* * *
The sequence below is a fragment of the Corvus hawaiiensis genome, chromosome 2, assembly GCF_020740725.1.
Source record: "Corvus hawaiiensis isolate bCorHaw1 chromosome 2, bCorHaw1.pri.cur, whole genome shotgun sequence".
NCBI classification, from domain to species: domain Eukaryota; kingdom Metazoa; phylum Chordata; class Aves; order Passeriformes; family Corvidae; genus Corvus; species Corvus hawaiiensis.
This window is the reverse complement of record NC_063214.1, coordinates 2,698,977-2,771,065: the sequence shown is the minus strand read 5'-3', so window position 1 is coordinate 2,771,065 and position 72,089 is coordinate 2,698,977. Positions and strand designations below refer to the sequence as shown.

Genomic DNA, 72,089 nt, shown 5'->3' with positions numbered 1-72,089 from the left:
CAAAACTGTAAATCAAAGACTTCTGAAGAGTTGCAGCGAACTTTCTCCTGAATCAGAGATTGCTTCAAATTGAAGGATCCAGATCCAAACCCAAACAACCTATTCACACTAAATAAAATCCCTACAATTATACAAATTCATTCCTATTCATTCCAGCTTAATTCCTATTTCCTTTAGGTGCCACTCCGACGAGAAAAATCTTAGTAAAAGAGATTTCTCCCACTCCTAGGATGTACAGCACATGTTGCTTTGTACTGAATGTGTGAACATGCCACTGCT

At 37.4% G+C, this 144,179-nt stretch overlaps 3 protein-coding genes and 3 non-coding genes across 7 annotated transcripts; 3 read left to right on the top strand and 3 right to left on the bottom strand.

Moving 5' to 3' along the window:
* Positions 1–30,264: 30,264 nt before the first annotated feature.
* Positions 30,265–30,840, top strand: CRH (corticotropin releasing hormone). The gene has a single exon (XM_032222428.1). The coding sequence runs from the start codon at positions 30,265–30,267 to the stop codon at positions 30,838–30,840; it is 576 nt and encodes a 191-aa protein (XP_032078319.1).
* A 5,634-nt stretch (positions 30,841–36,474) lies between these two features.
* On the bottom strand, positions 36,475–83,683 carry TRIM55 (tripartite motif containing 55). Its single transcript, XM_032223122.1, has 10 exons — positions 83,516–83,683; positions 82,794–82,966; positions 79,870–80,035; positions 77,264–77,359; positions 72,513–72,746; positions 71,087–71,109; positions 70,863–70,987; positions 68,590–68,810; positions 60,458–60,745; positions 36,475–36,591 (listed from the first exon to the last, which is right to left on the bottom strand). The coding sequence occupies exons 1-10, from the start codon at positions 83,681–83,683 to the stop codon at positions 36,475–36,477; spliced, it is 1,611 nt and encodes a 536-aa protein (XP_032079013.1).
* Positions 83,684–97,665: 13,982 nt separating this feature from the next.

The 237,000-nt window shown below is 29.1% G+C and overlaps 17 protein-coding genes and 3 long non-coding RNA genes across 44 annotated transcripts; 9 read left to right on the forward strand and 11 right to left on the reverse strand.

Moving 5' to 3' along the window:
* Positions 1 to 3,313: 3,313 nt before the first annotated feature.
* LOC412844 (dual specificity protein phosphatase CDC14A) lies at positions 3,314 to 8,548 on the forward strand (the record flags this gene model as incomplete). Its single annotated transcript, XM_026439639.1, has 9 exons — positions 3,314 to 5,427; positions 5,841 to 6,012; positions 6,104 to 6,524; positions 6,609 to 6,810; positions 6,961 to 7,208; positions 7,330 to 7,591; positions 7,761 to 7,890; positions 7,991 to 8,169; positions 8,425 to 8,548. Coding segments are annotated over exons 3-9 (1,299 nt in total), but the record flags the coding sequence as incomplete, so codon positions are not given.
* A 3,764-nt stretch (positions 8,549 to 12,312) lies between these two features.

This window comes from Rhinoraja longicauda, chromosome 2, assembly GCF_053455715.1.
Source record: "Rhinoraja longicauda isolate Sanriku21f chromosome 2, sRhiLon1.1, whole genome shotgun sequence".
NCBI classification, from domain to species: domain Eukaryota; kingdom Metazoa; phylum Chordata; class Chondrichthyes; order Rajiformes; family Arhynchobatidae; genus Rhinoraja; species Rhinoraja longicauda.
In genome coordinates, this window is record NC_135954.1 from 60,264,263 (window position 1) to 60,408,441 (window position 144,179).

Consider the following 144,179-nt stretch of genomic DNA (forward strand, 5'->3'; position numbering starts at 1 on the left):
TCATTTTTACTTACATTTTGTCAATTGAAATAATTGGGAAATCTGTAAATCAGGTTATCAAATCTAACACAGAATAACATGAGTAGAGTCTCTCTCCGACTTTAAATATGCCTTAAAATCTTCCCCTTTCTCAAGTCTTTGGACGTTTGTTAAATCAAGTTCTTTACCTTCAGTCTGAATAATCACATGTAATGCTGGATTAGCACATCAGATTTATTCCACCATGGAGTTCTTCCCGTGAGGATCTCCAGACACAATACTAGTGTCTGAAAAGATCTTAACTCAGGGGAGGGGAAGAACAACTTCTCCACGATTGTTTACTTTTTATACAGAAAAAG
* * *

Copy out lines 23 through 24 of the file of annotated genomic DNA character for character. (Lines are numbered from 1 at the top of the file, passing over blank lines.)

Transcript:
Consider the following 144,179-nt stretch of genomic DNA (forward strand, 5'->3'; position numbering starts at 1 on the left):
TCATTTTTACTTACATTTTGTCAATTGAAATAATTGGGAAATCTGTAAATCAGGTTATCAAATCTAACACAGAATAACATGAGTAGAGTCTCTCTCCGACTTTAAATATGCCTTAAAATCTTCCCCTTTCTCAAGTCTTTGGACGTTTGTTAAATCAAGTTCTTTACCTTCAGTCTGAATAATCACATGTAATGCTGGATTAGCACATCAGATTTATTCCACCATGGAGTTCTTCCCGTGAGGATCTCCAGACACAATACTAGTGTCTGAAAAGATCTTAACTCAGGGGAGGGGAAGAACAACTTCTCCACGATTGTTTACTTTTTATACAGAAAAAG